REAL HOT PROPERTY
The Brentwood School is one of the most prestigious private schools in the nation and is the institution of choice for many of Hollywood’s elite. Tuition tops out at $24,800 for seniors. The school’s athletic fields served as the training grounds for Joanna Hayes, 2004 U.S. Gold Medalist in the 110-meter hurdles and have been the home of the Special Olympics since 2003 when Brentwood resident, and now Governor, Arnold Schwarzenegger presided over the opening ceremonies. A 20-year enhanced sharing land use agreement between the school and the VA expires June 2020.
These PricewaterhouseCoopers disclosures have resulted in a flurry of government denials, distortions and
mischaracterizations of the thirteen radionuclides known to be present in the waste site. Unraveling the mysteries of this forgotten dump has been encumbered every step of the way by a recalcitrant Veterans Administration not above stalling, obscuring and outright fabrications in its attempt to characterize their own contractors, PricewaterhouseCoopers, as inept and to paint the dump as benign. By savaging the work of “Team PwC,” which cost taxpayers nearly $10 million, the VA inadvertently calls into question the company’s entire analysis of the West LA VA and the other 17 VA sites targeted by CARES.
The picture painted for this reporter, after five years of investigation, is of an inept Department of Veteran Affairs blithely unaware of the dangers deep in the dirt of Brentwood. Or perhaps worse, the VA knows precisely what’s buried in the dump and but is doggedly determined to build out one of the most valuable expanses of underdeveloped federal land in the nation.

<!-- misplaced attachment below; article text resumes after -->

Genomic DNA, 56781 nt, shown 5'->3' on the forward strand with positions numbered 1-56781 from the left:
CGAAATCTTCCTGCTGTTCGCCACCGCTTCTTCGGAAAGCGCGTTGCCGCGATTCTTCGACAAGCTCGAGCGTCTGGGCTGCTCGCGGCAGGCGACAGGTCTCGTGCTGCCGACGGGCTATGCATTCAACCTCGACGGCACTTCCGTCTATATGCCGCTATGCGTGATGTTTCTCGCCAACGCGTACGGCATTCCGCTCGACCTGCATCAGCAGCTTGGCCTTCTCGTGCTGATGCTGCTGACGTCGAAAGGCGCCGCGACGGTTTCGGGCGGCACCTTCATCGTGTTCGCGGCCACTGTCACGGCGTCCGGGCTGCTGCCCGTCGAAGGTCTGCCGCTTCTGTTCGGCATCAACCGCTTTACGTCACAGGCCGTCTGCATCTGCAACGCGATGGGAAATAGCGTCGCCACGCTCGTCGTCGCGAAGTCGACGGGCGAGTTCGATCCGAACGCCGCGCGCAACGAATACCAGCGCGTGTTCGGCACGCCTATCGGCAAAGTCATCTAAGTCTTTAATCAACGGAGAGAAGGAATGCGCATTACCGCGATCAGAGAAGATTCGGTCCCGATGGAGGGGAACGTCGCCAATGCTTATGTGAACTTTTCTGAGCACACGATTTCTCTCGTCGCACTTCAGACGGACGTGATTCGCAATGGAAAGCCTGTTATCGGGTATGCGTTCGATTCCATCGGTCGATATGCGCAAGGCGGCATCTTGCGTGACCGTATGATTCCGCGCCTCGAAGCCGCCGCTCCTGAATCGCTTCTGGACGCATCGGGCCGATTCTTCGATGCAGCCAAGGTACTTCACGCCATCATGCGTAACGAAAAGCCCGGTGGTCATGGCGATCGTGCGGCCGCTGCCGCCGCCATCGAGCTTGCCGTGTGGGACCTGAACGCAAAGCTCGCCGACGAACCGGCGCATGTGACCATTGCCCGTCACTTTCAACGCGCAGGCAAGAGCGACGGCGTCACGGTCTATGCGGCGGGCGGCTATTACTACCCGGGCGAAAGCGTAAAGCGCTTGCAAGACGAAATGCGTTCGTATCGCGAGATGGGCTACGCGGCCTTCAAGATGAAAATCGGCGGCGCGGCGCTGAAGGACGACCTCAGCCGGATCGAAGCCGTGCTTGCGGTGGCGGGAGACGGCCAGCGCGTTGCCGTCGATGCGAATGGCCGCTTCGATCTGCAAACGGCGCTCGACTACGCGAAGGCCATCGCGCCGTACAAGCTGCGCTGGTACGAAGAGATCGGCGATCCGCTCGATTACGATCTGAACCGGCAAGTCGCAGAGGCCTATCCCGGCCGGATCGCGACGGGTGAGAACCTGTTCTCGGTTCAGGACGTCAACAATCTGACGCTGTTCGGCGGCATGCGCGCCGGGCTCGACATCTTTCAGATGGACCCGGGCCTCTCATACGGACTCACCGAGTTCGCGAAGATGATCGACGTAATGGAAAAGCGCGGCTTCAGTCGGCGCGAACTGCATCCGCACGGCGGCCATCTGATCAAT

In 1888, early Angelino settlers Arcadia Bandini de Baker and John P. Jones deeded the VA land to the government “to establish, construct and permanently maintain” a National Home for Disabled Volunteer from the Civil War. By the early 1930s, the Veterans Administration had formed. Parts of the original grant have been used to contain the Los Angeles National Cemetery, the West Los Angeles Federal Building and Post Office, and Department of Defense facilities. Even with the San Diego Freeway bisecting the old land grant, 91 structures ranging in age from 3 to 106 years still sit on the remaining 387-acre site with 2,807,039 square feet of space.
The VA is bisected by Wilshire Boulevard with the north side of the facility referred to as the Brentwood campus, home to many of the buildings used to provide domiciliary care for veterans. Much of the property today seems to exist in a time warp preceding World War II. Vast tracts appear deserted and others are covered in palm trees. Forty two buildings on the property built before 1950 are considered ‘historic’ including the Governor’s Mansion and the Wadsworth Theatre. The charming and historic building was constructed in 1939 in the Spanish Colonial/Mission Revival architectural style with a stucco finish and red clay tile roofing. A renovation of the building was completed in 2002 and includes restoration of its original Art Deco interior. The Wadsworth has played host to numerous Broadway shows, movie premieres, concerts and community meetings.
On Sept. 22 a raucous CARES community meeting took place where hundreds of residents and veterans decried commercial development of the VA. Just one of the dozens of speakers, many of them decorated veterans from World War II and the Korean, Vietnam and Persian Gulf wars, said anything about the nuclear and chemical dump on the property. Nor did anyone say anything about the facility being part of ground zero in America’s Cold War nuclear research that resulted in the radioactive waste in the first place. It was clear that this controversial past has faded away.